Last week I had two letters from readers asking if there were any winter walks in the Malham area.
One asked why Malham has no ancient parish church. This persuaded me to write about Kirkby Malham Church. This is the parish church for the whole area consisting of a network of villages.
Start at the church of St Michael the Archangel which is the parish church for the whole area.There was a church on this site from at least the 9th century but the present building dates from 1199 but with an extensive restoration in 1871. The 70 foot tower was built of solid millstone grit in 1490. Visitors should not miss the interior where there is a memorial to John Lambert (1619-1684) of nearby Calton who became one of Oliver Cromwell’s best generals and was a close personal friend of the Commonwealth Leader. Cromwell attended weddings at Kirkby Malham and he signed the visitors book on two occasions.
A sign in the churchyard points the way to the WATERY GRAVE. Here are buried John Harrison and his wife. He was a sailor and the couple were often separated with oceans between them. With a real sense of humour the two agreed that a little stream should separate the remains of Helen who died in 1890 and John who followed her 10 years later. Thus they were separated by water in both life and death!
Approach the Victoria Hotel on the left, cross the road and follow the narrow cul-de-sac road which leads to Hanlith. The name Hanlith means the hillside slope owned by the Saxon by the name of Hagena. The settlement is still very small and is dominated by Hanlith Hall with a doorway carrying the name of Robert Seregentson. The presence of halberds carved on either side of the porchway shows the family must have been a tough lot. A halberd was a combination of a battle axe and a spear and could only be used as a decoration by those who had actually used the weapon “in a just cause”.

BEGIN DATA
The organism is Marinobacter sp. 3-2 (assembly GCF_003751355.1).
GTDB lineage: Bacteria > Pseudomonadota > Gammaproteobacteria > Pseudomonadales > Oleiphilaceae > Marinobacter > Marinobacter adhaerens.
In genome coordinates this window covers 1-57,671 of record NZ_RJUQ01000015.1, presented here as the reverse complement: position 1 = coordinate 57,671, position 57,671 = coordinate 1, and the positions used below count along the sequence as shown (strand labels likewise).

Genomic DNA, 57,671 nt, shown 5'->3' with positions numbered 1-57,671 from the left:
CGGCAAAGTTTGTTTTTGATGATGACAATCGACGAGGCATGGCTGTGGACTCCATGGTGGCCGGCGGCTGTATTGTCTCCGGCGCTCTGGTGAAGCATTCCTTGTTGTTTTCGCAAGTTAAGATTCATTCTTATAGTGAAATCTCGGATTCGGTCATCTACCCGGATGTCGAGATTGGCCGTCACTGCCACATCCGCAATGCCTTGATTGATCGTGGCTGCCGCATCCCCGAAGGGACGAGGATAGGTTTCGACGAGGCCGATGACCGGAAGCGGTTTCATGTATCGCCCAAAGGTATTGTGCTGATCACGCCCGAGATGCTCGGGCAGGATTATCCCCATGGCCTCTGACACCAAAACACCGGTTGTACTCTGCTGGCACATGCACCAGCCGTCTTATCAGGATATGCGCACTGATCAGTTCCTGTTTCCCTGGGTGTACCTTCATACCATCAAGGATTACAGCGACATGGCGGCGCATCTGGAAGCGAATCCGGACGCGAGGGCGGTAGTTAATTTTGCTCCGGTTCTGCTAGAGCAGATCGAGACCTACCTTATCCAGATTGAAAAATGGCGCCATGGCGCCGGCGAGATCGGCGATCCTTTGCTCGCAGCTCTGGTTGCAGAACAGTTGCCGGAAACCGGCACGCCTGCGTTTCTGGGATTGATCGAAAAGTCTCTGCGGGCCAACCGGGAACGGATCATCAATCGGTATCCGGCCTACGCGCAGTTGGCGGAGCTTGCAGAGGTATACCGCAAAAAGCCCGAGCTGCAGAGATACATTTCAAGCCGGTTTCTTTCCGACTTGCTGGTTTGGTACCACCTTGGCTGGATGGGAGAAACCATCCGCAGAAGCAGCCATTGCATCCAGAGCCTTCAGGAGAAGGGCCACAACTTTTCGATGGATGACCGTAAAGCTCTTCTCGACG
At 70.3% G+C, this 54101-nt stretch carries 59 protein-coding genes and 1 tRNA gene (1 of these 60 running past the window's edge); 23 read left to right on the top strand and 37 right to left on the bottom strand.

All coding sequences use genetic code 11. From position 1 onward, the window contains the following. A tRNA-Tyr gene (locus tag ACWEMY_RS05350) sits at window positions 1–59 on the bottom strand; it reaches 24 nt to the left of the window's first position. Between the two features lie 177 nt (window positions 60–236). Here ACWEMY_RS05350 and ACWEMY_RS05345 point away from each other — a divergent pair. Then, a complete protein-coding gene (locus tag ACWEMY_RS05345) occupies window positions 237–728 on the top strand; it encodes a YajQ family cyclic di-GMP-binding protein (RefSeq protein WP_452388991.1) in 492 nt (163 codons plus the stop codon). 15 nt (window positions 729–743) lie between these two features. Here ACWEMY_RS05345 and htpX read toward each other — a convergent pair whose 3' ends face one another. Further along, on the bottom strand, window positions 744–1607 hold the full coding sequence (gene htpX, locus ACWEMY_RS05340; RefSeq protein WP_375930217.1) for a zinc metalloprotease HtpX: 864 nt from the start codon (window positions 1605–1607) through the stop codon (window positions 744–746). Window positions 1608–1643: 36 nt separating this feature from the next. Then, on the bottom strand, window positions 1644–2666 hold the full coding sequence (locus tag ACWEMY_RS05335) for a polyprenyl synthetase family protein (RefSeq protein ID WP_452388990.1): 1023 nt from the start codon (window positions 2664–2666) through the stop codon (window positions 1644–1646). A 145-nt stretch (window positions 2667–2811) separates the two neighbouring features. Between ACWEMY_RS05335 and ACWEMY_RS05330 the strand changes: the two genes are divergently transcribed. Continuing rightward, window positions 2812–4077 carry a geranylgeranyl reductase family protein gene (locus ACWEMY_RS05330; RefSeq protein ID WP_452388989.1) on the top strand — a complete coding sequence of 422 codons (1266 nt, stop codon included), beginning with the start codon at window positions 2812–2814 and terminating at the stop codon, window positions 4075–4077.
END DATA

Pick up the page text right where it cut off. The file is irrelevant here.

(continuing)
Cross over the River Aire and turn right along the Pennine Way.
Continue to follow the Pennine Way through lush fields. In around one mile cross a bridge over the River Aire. At this point I had my first sighting of a kingfisher in 2013. This is without doubt excellent kingfisher country and whivh is reflected in a kingfisher sculpture which is screwed to a windowsill in the church.
Continue along the Pennine Way across fields and over stiles with Dykelands to the right and Warbler Hill Woodlands to the left. The route is undulating but easy to follow. You should, however, wear waterproof footwear.
At Kirkgate, which was once a footpath leading to the church, the route sweeps gently to the right towards Otterburn.
This literally means the burn (river) where otters are found. Cross a footbridge over Kirk Gill and return to the church and the car park.